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For Better Browning Results, Try Frying Foods in Clarified Butter

August 08, 1985|MINNIE BERNARDINO | Times Staff Writer

Question: Is there really a significant advantage to using clarified butter in cooking? I've only done it once, and I found it rather burdensome to do.

Answer: Clarified butter is more suitable for frying and storing than is regular butter. The milky liquid that is discarded when the butter is clarified is the protein casein, which scorches at high heat. Therefore, foods fried in clarified butter brown better because frying may be done at a higher temperature.

The protein that is removed in clarified butter is also the component that makes butter rancid, so the shelf life of clarified butter is improved. Ghee, a solidified, super-clarified butter from India (not to be mistaken for the common Indian ghee that is made of various oils), keeps for months at room temperature without producing ill effects and is a good example of the longer shelf life of clarified butter.

Q: My doctor advised me to be on a high-fiber diet and gave me a list of high-fiber foods, which included whole grains, vegetables, fruits and legumes. My question is, will cooking change the amount of fiber in foods?

A: Research on dietary fiber for health benefits is still being explored, so theories are still not conclusive. To answer your question on cooking fiber, studies done at Cornell University show that cooking does not appear to decrease fiber in most foods. It was found that when refined or whole-grain carbohydrate foods such as breads, cereals and chips are toasted, baked or fried, they contain more fiber-like materials. However, these may not actually have the same physiological effects as natural food fibers.

And because water is lost in cooking, fiber can make up a greater proportion of fruits and vegetables (which have a high water content) after they're boiled. Peeling, of course, decreases the fiber content of these foods, but cooking will not destroy their fiber.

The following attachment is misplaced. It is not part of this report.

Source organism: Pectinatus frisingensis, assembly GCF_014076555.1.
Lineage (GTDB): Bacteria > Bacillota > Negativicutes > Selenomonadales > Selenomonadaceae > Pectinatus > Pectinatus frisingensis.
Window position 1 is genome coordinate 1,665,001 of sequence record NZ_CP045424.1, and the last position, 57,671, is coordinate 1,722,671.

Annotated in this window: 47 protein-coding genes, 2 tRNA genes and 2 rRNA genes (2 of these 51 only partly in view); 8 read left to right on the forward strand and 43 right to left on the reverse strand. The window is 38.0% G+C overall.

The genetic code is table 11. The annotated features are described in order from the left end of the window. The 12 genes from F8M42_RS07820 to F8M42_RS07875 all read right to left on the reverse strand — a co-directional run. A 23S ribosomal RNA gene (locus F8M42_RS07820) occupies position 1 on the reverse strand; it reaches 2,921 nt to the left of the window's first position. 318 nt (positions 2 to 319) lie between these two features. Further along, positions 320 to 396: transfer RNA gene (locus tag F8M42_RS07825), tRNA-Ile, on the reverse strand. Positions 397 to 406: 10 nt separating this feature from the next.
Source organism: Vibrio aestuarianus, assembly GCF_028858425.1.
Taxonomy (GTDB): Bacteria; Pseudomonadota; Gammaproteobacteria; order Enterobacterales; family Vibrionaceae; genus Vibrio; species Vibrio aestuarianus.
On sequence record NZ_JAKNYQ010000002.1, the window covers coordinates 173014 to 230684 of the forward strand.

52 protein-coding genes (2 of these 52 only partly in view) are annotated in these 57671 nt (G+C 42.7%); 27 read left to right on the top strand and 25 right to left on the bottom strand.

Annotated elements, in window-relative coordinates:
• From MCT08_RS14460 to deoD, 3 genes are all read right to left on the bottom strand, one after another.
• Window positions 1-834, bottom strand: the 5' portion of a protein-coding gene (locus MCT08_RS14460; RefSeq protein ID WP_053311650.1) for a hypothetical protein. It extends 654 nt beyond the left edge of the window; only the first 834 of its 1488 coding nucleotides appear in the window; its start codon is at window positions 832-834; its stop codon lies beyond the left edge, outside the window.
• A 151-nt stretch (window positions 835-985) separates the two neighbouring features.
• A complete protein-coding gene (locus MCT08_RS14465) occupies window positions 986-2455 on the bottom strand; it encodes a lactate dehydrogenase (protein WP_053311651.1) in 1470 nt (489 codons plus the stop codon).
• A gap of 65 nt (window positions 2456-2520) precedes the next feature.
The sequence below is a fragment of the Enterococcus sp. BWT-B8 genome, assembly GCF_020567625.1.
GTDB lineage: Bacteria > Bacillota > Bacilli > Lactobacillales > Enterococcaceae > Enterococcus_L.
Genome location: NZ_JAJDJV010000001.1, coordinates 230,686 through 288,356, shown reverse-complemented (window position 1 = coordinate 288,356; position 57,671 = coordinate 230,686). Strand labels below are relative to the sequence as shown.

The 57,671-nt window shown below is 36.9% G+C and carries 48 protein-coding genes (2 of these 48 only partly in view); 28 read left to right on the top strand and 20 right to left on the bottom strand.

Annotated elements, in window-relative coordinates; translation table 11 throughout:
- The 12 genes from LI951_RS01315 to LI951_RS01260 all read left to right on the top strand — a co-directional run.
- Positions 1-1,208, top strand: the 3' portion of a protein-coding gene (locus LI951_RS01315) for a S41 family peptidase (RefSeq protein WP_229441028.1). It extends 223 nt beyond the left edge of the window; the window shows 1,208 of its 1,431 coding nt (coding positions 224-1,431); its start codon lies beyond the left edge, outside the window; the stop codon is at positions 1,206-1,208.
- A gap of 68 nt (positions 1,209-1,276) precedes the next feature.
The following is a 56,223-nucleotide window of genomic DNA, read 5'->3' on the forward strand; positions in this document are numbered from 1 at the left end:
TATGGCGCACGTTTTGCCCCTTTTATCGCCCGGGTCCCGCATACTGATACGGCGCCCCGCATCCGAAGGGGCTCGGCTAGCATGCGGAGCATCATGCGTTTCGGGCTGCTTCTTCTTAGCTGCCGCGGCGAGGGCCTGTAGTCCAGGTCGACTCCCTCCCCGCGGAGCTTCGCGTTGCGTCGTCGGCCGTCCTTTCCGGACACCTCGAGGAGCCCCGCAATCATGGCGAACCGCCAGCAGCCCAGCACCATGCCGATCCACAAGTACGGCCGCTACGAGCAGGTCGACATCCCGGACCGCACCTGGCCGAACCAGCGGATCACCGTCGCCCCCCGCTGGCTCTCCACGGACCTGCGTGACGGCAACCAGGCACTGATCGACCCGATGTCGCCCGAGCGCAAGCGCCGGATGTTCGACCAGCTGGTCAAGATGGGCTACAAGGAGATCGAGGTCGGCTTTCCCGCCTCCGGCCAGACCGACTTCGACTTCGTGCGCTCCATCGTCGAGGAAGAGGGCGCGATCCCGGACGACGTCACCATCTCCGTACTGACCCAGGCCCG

Other processing methods like canning, freezing and freeze-drying do not cause changes in the fiber content. But fiber is generally discarded when fruits or vegetables are processed into juices. Bran itself, when finely ground, as in processed foods, has less fiber-like effect in the body. Lettuce, contrary to popular belief, has very little fiber because of its high water content.

Q: I heard you can make your own baking powder at home. Do you have the formula?

A: Yes. You'll need to have cream of tartar (an acid) and baking soda (sodium bicarbonate) on hand. Combine 2 teaspoons cream of tartar with 1 teaspoon baking soda. The mixture will leaven 1 cup of flour sufficiently.

Q: In your article last month about fish, "Healthy Catch" (Times Food section: July 11), you described the benefits of eating fish and fish oils (based on studies done by Dutch scientists) for lowering the risk of dying from heart diseases. If that is true, would it be beneficial to take some fish oil supplements that are sold in health food stores?

A: The omega-3 fatty acids contained in oily fish have been found to be beneficial in lowering the risk of heart disease. However, researchers involved in these studies warn against experimenting with fish oil supplements, even under medical supervision. Changes in blood clotting, bleeding problems and inflammatory reactions caused by changes in white blood cells were reported in people taking high doses of fish oil capsules.

Since the studies concluded that one or two fish meals a week are preventive, one doesn't really need fish oil supplements, which can be risky.

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